Reject a Hit: Romeo & Juliet


Ever wish you could be the one doing the rejecting? Take the WD challenge by humorously rejecting a hit in 400 words or fewer. Send your letter to with “Reject a Hit” in the subject line. Yours could appear in a future issue! (Submitted pieces may be edited for space or clarity.)

Let’s step once again into the role of the unconvinced, perhaps even curmudgeonly or fool-hearted editor: What harsh rejection letters might the authors of some of our favorite hits have had to endure? For this special edition of Reject a Hit, WD readers took our online challenge to rebuff Shakespeare’s Romeo and Juliet—in just one line. Here are 10 of our favorite faux editorial snubs.

i. Sir, in this chronicle of errors, you omitted the largest—dipping your pen in the ink.

ii. Because the overripe plot about underripe characters has been used by greater writers, one can hope that this is the last time.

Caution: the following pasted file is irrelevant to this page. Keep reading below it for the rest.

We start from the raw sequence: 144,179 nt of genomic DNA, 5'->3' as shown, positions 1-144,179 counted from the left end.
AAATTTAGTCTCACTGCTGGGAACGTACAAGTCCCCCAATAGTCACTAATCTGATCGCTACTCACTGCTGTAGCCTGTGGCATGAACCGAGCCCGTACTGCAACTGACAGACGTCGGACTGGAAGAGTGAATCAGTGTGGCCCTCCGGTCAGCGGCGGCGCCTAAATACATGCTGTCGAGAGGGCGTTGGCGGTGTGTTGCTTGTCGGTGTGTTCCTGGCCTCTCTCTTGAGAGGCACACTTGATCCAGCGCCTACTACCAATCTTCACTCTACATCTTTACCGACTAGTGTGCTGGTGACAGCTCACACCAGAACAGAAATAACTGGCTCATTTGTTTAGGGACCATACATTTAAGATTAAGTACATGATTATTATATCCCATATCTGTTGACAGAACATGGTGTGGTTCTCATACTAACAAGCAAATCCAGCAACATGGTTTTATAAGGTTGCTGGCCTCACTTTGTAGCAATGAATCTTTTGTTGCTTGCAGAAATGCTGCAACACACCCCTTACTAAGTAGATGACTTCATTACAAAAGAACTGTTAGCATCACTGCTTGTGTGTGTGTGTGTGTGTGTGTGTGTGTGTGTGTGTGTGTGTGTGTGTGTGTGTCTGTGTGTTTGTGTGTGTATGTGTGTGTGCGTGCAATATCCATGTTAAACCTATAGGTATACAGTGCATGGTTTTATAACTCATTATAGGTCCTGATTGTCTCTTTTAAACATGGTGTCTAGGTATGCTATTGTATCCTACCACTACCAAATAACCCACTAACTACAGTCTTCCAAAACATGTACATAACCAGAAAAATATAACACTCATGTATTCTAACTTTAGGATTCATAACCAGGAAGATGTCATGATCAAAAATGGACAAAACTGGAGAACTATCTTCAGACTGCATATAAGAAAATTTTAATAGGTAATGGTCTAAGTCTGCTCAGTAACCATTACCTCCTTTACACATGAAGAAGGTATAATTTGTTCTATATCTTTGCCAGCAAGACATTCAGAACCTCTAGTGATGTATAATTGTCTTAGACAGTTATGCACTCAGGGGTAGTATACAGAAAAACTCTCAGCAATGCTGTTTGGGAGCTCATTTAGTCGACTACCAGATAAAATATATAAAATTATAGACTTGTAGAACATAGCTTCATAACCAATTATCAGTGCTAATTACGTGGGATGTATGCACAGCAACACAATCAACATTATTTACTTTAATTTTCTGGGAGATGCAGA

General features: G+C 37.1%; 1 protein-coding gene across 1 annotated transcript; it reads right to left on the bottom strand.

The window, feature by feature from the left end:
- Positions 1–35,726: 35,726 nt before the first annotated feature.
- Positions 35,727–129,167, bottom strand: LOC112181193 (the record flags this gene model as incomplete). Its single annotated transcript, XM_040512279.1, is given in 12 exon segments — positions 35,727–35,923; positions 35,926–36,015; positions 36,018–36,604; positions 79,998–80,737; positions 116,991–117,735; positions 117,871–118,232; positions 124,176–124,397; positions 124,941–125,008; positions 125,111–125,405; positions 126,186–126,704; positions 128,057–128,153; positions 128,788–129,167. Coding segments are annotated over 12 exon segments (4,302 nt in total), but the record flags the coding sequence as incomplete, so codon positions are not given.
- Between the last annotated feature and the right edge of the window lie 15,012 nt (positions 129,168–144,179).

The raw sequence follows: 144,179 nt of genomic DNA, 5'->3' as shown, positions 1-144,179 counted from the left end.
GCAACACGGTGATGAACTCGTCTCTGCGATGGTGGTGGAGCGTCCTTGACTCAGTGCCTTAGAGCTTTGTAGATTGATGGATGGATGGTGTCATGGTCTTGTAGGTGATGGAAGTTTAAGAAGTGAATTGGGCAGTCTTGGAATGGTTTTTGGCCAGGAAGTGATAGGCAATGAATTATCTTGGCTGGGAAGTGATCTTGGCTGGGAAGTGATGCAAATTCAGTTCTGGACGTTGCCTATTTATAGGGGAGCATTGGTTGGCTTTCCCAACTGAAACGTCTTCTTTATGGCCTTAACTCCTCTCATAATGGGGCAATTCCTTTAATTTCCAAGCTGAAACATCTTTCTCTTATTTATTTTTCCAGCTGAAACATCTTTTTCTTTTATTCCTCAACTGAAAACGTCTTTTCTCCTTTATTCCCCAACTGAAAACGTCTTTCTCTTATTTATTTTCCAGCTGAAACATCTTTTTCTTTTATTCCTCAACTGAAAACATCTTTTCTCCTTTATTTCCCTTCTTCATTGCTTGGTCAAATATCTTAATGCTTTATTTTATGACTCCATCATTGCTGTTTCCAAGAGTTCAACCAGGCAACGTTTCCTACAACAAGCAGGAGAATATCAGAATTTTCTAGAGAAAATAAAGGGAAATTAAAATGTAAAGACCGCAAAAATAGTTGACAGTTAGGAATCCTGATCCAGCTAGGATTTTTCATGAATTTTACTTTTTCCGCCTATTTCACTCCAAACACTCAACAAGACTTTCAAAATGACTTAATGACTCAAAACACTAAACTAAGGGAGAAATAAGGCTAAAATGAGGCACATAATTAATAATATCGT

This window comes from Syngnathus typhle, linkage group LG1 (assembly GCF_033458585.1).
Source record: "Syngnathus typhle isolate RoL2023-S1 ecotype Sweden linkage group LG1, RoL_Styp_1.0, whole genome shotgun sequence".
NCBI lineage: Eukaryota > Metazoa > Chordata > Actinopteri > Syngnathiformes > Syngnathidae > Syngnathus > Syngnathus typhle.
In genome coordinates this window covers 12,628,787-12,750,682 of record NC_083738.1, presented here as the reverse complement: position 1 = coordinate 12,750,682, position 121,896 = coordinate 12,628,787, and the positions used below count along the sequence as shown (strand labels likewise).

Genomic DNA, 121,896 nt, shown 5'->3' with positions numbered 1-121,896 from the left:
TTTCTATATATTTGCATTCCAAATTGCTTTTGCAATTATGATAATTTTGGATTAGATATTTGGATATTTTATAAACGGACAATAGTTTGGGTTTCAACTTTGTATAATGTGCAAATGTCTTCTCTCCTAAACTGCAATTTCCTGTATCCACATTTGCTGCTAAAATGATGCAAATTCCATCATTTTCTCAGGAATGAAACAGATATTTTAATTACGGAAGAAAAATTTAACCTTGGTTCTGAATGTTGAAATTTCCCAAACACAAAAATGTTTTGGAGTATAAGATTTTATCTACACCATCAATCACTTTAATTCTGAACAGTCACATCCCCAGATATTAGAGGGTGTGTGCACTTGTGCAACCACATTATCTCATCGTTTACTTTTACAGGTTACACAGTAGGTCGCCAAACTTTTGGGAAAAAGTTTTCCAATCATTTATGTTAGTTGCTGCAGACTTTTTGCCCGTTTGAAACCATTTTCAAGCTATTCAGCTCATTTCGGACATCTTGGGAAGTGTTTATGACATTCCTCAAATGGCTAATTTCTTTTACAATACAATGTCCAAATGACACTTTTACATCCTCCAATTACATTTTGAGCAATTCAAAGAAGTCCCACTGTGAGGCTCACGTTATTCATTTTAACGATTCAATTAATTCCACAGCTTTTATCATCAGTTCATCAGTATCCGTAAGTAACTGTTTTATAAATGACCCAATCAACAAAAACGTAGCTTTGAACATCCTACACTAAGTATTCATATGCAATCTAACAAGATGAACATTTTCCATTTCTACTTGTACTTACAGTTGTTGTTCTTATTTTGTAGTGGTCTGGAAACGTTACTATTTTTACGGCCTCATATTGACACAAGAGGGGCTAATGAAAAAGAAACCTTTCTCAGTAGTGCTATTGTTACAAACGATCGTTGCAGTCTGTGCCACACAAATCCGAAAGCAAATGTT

iii. Iambic pentameter is no longer in, but consider resubmitting if you update your story to include text messaging.

iv. It’s only “romantic” because both kids die before they are old enough to start bitching about each other.

v. Too depressing—wherefore art thou, Prozac?

vi. Due to legal reasons, we cannot publish stories involving the corruption of a minor.

vii. My ears have not yet drunk a hundred words of thy tongue’s uttering, yet I know the sound of the slush pile stuttering.

viii. Too much angst, not enough vampires.

ix. Might I humbly suggest changing your name to Debbie Downer?

x. Really … Romeo didn’t even try to check Juliet’s pulse?

TOP 10 REJECTIONS SUBMITTED BY: 1. Jim Goodwin 2. Myles Moffit 3. Molly Ringle 4. Robert 5. Kemari Howell 6. Brenda Kezar 7. Candace Davis 8. Leanne Beattie 9. Nathan Honoré 10. Reggie Manning

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